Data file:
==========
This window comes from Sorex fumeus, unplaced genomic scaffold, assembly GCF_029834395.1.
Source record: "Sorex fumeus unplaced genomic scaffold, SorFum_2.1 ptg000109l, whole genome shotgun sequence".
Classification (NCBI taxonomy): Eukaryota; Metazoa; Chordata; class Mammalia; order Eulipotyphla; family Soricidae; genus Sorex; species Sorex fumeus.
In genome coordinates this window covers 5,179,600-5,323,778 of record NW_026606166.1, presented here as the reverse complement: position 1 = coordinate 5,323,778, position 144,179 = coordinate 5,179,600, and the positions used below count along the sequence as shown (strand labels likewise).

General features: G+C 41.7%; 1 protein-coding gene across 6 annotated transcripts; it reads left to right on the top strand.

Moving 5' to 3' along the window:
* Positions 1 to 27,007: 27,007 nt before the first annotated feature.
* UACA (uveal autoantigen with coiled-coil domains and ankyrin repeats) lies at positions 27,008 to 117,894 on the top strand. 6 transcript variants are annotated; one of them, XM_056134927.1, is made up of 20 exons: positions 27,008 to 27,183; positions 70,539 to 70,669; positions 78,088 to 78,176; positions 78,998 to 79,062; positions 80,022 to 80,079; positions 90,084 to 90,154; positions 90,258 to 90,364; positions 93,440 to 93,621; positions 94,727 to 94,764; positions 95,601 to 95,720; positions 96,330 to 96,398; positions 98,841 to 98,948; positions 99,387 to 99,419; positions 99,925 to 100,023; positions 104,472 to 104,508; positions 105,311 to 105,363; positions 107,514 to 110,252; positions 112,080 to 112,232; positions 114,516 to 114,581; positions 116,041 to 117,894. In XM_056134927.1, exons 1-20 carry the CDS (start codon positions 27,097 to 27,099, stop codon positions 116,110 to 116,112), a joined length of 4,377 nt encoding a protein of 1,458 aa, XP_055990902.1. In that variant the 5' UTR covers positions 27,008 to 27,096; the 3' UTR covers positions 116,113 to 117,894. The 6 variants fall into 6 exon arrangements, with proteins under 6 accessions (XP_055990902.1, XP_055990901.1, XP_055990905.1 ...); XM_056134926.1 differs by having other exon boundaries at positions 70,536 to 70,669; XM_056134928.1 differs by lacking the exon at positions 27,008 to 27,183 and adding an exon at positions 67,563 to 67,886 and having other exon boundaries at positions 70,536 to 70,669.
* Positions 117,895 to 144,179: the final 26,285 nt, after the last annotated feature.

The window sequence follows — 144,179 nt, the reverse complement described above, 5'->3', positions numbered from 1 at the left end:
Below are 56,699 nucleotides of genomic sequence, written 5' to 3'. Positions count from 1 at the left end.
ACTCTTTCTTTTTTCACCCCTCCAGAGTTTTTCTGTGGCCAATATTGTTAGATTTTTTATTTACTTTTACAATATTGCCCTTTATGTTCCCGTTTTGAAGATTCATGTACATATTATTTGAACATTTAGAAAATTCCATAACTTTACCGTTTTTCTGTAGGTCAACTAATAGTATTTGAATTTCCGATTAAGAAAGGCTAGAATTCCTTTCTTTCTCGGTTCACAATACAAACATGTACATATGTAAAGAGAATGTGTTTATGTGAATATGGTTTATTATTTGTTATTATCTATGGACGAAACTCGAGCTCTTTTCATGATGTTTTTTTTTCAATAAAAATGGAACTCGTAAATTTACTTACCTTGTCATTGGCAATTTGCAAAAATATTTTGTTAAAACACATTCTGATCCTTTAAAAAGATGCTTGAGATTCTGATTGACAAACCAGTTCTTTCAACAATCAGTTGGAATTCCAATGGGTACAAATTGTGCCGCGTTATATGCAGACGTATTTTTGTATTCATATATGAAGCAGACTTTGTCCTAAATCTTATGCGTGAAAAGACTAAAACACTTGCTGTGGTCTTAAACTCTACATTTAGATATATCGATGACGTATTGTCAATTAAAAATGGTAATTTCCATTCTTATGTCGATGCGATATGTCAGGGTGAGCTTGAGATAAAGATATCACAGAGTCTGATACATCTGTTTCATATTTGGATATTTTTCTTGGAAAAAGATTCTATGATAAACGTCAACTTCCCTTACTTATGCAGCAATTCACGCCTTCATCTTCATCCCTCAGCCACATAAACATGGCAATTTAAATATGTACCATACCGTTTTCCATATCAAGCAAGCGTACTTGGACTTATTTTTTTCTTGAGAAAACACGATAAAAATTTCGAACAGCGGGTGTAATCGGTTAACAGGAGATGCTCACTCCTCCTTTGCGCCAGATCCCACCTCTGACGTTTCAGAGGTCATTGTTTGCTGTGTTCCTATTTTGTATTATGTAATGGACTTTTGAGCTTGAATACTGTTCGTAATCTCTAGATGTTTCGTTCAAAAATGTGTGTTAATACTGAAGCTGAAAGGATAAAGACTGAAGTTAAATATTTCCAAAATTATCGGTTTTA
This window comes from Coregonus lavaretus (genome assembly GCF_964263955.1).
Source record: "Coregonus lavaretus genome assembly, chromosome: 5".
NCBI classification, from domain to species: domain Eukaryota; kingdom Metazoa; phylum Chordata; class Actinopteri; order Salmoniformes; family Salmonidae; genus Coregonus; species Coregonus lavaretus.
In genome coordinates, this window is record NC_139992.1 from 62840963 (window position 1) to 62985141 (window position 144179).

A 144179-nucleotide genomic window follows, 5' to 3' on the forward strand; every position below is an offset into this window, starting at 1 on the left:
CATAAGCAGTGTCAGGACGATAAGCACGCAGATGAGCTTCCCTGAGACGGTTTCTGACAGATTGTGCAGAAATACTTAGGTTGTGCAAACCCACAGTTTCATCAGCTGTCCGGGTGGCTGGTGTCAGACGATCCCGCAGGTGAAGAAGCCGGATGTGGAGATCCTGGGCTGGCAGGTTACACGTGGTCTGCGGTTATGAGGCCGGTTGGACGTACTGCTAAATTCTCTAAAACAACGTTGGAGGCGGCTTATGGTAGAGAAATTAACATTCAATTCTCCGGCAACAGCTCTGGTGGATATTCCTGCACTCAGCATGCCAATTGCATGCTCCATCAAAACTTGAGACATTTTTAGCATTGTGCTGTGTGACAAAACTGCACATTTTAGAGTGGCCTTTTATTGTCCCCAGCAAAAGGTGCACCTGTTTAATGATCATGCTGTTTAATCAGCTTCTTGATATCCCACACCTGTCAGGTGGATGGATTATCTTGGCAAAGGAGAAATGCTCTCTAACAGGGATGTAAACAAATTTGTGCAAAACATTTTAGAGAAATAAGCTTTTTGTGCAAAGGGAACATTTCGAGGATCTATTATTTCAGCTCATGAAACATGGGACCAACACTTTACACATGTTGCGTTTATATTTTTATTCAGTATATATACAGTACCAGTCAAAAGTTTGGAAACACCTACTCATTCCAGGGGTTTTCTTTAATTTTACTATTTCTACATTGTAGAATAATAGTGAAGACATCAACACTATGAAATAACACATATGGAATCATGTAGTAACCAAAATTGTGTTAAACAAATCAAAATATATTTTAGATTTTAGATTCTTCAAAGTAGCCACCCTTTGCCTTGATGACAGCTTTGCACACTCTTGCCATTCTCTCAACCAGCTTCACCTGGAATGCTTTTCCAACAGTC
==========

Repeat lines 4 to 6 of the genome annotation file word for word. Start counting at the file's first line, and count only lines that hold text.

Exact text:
In genome coordinates this window covers 5,179,600-5,323,778 of record NW_026606166.1, presented here as the reverse complement: position 1 = coordinate 5,323,778, position 144,179 = coordinate 5,179,600, and the positions used below count along the sequence as shown (strand labels likewise).

General features: G+C 41.7%; 1 protein-coding gene across 6 annotated transcripts; it reads left to right on the top strand.

Moving 5' to 3' along the window: